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North Corridor Rail Demonstration Project Proposed

Maximize the Usefulness of Transit Corridors
Elsewhere in this newsletter we have taken a look at Pittsburgh and compared the ridership and general public acceptance of light rail with that of busways. We have noted that light rail has achieved a better rate of success in attracting and holding ridership.

Recently released figures show a 35 per cent increase in vehicle registrations in Mecklenburg County. This is even greater than the 29 percent increase in population. In the same ten year period the average commuting time also increased about 4 minutes.

We’re now in the process of selecting route structure and transit modes on four different transit corridors in the Charlotte area. Whatever is decided upon will pretty much cast in stone the transit system we will have for the next 75 to 100 years. If you doubt that, look to older systems such as New York and Chicago and you will see that their systems are fundamentally the same as laid out well over 100 years ago. Certainly there have been some changes and additions, but when the basic system was laid out it set the pattern for whatever was to follow.

We expect this will be no less true here in Charlotte. That is why it is so important that we do the right thing in the right place when building our transit corridors. First, let’s consider doing the right thing. We know that even after building these transit corridors, traffic congestion will not disappear. It will only lessen the overall increase in congestion, and just as important, give people a choice. However if we want to get the maximum benefit from these transit corridors we need to chose the transit mode that will draw the greatest number of people out of their cars and onto mass transit. We feel strongly that the mode of choice should be light rail. Some will say busways are cheaper to build. To that, we answer: What good does it do to save money building a system when the end result will fail to maximize ridership? Isn’t that the reason we are building it in the first place? Besides that, we are firmly convinced busways will actually end up costing more money because they cost more over the life of the system in operating and maintenance, wiping out any savings found in construction costs.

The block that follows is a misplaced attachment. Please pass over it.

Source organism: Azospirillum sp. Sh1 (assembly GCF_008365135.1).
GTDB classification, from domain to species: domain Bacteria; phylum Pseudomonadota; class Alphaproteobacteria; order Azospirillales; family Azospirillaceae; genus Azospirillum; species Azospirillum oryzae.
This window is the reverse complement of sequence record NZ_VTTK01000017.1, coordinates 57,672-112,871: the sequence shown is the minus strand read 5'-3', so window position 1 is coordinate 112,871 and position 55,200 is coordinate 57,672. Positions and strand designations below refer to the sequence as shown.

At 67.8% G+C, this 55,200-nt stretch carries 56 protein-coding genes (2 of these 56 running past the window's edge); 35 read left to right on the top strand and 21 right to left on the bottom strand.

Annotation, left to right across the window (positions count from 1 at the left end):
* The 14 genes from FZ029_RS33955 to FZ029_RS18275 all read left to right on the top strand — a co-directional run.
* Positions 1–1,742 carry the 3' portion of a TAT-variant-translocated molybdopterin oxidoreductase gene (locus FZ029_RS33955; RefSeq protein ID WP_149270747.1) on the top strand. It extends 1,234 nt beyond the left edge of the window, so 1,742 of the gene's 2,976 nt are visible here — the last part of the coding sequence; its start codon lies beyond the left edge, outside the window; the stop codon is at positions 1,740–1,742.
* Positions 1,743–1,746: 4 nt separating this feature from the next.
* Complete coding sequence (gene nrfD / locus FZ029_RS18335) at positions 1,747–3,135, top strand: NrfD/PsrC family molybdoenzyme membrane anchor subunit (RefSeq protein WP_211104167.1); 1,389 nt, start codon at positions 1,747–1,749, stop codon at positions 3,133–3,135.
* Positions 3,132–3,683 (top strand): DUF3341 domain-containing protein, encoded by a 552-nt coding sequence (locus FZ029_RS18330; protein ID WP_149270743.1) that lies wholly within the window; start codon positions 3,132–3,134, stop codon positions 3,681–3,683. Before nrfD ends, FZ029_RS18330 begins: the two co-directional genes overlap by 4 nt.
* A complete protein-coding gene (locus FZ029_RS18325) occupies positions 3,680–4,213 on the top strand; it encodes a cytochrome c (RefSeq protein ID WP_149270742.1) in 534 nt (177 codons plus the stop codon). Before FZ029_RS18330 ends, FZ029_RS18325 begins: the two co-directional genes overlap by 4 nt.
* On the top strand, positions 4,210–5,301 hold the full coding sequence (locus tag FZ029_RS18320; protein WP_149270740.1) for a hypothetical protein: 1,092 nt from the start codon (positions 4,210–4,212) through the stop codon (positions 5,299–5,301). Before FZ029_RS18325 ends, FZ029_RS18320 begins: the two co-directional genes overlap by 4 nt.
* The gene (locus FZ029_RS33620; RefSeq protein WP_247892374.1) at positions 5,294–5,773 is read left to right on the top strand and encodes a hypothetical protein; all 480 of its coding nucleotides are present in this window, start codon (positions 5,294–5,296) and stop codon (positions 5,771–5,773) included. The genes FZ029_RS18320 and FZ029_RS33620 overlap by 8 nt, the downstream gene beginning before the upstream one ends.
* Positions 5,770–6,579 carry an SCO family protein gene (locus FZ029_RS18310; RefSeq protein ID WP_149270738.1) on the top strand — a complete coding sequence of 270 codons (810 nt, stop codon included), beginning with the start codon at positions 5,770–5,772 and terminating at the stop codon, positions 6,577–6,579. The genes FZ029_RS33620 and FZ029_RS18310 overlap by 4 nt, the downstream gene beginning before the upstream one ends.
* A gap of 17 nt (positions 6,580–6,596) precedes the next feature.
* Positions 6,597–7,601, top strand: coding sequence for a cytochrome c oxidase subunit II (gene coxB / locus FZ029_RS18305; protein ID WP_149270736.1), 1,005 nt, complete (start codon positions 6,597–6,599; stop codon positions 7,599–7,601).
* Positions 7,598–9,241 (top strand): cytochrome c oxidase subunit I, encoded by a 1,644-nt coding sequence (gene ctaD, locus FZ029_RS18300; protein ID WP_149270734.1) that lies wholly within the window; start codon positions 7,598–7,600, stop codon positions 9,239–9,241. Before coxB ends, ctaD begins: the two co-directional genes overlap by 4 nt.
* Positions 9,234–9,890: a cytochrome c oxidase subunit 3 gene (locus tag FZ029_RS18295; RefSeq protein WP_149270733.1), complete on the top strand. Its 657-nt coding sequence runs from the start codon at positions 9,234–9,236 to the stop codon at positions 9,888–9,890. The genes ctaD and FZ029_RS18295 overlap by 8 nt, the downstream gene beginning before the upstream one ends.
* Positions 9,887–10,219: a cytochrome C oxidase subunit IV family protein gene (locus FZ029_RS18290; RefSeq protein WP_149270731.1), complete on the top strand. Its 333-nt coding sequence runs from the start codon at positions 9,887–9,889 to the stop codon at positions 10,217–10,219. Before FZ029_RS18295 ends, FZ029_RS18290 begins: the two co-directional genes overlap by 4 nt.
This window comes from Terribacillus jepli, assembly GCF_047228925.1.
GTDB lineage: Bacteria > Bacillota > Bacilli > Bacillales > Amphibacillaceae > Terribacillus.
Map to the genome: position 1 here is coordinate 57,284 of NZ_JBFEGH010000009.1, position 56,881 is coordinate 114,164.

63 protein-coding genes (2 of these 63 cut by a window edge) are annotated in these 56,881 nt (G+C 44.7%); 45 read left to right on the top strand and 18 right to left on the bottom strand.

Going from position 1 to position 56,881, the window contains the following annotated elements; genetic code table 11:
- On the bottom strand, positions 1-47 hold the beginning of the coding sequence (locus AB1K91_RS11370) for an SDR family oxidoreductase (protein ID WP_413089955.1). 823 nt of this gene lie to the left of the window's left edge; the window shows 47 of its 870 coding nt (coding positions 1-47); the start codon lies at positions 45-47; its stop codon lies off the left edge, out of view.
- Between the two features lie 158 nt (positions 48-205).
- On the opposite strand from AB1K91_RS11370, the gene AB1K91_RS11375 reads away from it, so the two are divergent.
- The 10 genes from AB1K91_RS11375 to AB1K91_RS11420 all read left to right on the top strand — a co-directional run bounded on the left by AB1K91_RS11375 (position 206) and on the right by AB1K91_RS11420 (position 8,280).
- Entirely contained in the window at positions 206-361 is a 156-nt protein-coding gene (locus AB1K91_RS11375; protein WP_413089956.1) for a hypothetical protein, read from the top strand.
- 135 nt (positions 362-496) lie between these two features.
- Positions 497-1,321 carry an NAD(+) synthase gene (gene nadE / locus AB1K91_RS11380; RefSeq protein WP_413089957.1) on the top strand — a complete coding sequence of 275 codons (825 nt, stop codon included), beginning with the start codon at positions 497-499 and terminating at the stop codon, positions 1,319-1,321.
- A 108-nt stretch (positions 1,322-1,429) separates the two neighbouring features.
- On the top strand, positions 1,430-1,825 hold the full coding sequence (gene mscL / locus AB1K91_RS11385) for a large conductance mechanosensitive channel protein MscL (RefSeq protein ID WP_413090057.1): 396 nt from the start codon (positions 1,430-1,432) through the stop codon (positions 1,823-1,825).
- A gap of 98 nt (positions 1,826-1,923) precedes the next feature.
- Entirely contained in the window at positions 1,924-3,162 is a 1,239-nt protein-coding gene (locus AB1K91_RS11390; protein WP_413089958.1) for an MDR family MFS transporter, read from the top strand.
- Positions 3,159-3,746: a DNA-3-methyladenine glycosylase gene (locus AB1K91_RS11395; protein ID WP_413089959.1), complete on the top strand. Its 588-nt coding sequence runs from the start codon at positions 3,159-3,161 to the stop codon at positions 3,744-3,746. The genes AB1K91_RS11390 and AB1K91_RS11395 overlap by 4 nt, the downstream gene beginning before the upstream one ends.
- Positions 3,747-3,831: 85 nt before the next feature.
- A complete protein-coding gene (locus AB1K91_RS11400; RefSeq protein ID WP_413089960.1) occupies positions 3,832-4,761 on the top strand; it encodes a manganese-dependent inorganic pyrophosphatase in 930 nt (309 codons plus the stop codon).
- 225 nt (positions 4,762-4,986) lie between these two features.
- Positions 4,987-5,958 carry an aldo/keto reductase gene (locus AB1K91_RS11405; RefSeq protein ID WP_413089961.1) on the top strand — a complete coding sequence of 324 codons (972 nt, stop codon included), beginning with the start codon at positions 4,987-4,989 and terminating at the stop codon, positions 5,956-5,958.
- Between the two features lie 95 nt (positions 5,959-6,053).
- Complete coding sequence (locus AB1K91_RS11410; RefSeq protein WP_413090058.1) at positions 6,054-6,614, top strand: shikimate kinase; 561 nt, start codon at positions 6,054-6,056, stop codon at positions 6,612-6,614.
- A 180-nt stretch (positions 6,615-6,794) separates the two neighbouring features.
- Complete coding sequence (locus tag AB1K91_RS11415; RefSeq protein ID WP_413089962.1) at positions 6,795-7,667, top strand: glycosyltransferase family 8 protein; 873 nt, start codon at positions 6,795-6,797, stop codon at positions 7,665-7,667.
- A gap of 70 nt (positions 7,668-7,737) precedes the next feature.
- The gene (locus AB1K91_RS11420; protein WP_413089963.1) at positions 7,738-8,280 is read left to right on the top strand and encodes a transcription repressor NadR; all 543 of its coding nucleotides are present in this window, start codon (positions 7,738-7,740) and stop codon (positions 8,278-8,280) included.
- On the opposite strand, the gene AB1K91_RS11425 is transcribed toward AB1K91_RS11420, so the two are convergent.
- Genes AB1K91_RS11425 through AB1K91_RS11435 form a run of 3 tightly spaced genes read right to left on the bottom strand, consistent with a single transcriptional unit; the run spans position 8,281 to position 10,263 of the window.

The second consideration we mentioned was building in the right place. Since these transit corridors are “fixed guideways” they obviously can’t be moved from place to place. This is true of both rail and busways. This is not true of ordinary bus lines on city streets, that can and are often moved. The fixed transit corridor therefore is rightly regarded as a big commitment to a neighborhood. In closer-in urban neighborhoods along these transit corridors we are planning station stops with little or no parking. Around these stations we plan transit oriented development (TOD). These neighborhoods will be denser and include both residential and retail within easy walking distance. Charlotte has become a leader in planning for these liveable neighborhoods. We need to chose them carefully.

Let’s not forget the reason we are building these transit corridors. It is not to save money on construction. It is to relieve as much congestion on our urban highways as possible, and to give people a transportation choice. Let’s not lose sight of our ultimate goal!

July, 2002